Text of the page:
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Starting Over: Detailing The Process Of Re-Working An Unfamiliar System

What do you do when there are far deeper issues? At what point do we choose the "replace" option and start over?

By Jonah Altrove April 11, 2018

A view of the rehearsal space from the entrance. Note both the L/R mains and the flown vocal fill wedges. (Credit: Patty Tyler)

The next time you see a warranty card from a manufacturer, break out the magnifying glass and give it a read. There’s a key phrase in there: if there’s a problem, the manufacturer can choose to either repair or replace the product.

If a screw falls out or a belt snaps, they’ll repair it and ship it back to you. If there’s a serious issue or irreversible damage, it’s cheaper for them to send you a brand new product than to go in and try to fix the existing one. This clause helps the manufacturer handle the warranty process with maximum effectiveness and minimal expense.

Troubleshooting a sound system can often create the same dilemma. What’s the issue? If it’s a single blown driver or a bad cable, we can fix it and move on. But what do you do when there are far deeper issues? At what point do we choose the “replace” option and start over?

One of the funny things about the time-sensitive world of live audio is that sometimes we choose both options. At a festival a while back, a member of one of the bands kept complaining that he couldn’t hear his monitor wedge. His engineer kept turning up his mix. Still nothing. So I grabbed the backup wedge I had waiting in the wings (literally) and stuck the original wedge in the truck to be examined later.

During the heat of the moment, no one cares what’s wrong with it; they just want it to work. So we swap it out and fix it later. In other words, sometimes it’s more important to just create a solution, not necessarily the solution.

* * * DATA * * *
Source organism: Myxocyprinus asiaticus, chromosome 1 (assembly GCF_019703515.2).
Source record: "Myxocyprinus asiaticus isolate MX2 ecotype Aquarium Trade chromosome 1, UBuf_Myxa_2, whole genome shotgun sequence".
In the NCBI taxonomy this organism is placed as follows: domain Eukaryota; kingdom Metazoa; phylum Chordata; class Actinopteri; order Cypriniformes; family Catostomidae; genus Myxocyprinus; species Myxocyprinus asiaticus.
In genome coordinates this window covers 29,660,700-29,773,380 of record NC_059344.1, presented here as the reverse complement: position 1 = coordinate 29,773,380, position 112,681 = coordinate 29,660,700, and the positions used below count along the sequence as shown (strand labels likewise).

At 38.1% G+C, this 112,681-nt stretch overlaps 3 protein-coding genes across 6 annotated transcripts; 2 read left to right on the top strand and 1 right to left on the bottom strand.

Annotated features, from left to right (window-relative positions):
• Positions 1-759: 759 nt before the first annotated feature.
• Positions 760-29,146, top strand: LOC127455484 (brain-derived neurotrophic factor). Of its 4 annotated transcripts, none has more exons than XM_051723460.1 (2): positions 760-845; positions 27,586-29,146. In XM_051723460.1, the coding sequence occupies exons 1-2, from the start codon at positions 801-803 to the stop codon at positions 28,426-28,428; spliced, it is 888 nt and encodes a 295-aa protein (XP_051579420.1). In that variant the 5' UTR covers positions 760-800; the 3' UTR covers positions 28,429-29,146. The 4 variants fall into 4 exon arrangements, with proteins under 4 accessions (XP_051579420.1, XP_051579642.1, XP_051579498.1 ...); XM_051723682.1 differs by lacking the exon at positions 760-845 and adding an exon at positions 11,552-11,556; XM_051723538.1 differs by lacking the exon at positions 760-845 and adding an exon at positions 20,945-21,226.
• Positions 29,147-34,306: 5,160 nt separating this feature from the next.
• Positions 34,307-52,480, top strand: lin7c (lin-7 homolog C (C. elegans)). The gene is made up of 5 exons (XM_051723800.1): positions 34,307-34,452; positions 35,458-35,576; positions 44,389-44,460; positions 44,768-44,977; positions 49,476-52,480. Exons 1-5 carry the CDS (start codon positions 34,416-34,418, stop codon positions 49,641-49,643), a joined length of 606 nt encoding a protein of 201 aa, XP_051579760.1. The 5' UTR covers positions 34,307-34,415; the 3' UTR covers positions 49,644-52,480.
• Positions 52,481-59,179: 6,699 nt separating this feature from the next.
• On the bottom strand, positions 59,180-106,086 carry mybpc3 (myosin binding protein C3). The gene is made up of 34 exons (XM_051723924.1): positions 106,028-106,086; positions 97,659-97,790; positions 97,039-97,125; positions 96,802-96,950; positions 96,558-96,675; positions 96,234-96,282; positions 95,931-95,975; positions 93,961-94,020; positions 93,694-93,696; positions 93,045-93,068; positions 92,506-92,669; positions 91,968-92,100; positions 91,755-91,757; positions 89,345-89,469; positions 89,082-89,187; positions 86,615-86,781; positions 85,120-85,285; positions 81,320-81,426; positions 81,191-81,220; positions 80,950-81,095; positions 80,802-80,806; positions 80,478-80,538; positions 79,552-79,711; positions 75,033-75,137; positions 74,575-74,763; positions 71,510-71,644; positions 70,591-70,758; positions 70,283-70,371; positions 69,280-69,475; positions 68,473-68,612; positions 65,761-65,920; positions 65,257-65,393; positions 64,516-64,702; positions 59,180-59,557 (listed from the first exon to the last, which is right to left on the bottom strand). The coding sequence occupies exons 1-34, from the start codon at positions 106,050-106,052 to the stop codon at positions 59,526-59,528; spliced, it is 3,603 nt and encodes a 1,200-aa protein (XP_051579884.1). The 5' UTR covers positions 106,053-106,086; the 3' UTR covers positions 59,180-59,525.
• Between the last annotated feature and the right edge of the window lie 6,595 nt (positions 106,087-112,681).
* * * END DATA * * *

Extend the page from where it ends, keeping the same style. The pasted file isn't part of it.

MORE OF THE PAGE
Likewise, I once had an issue where a brand-new digital desk wasn’t routing a monitor mix to the patched output. I have a sort of mental timer that tracks how much time I’m spending on these issues at a show or during a check. If I can dip into a menu and solve the issue, great. But I won’t spend 10 minutes digging around a rack while the whole band is staring at me.

In this instance, I felt the internal issue timer cross its threshold, so I just copied the mix contributions to another bus and that one routed fine. Off we went, no time wasted. (Good thing, too, because it ended up being a firmware issue.)

Bass and guitar rigs ready for rehearsal. (Credit: Patty Tyler)

Diary Of A Madman

Last week, I walked into a situation that every audio engineer and tech will have to deal with sooner or later: the unfamiliar system. The setting was a recording studio used as a rehearsal space by the owners. Another staff engineer had set up the practice PA, but he had many other commitments and simply didn’t have time to dedicate to the project. The band wasn’t feeling very comfortable with their in-ear monitor mixes and asked me to try to help them out.

After firing up the console, I checked the routing configuration to get an idea of how the system was set up. The more I looked, the more I was mystified. Here’s the thing: each engineer has a unique approach to setting up a system. There’s not inherently an issue here. He made some choices I wouldn’t have, but that’s just his method. Nothing wrong with that. But here’s what causes problems:

  • The system is used by other engineers.
  • The system is used by other non-engineers.

You can set your rig up however you like as long as you’re the one who’s going to be operating it. As soon as other operators come into play, it’s imperative that they also have an understanding of how the system works. You don’t want to label the inputs? Fine, as long as you’re mixing.

This rig was set up in a way that made things very difficult for other users. The band members aren’t engineers, and so if the intent is that they’ll be adjusting their own mixes, they have to be able to understand how to do that.

The system has a pair of 15-inch powered loudspeakers and a double 18-inch subwoofer that are high-end models by a reputable manufacturer. More than enough power for the room. The owner said the LF energy in the space was unmanageable. No problem, I say, we’ll just reduce the lows in the main bus a bit.

Now, some may solve this problem by attenuating the subwoofer, but that can be problematic. It actually misaligns the crossover because the frequency at which the subs and tops meet at equal level is now different, and so there’s no telling what the phase situation is like. Not the end of the world for a practice PA, but I’m a system tech and these things keep me up at night.


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About Jonah

Jonah Altrove
Jonah Altrove

Veteran Live Audio Professional
Jonah Altrove is a veteran live audio professional on a constant quest to discover more about the craft. Send him your "Ask Jonah" questions at [email protected]
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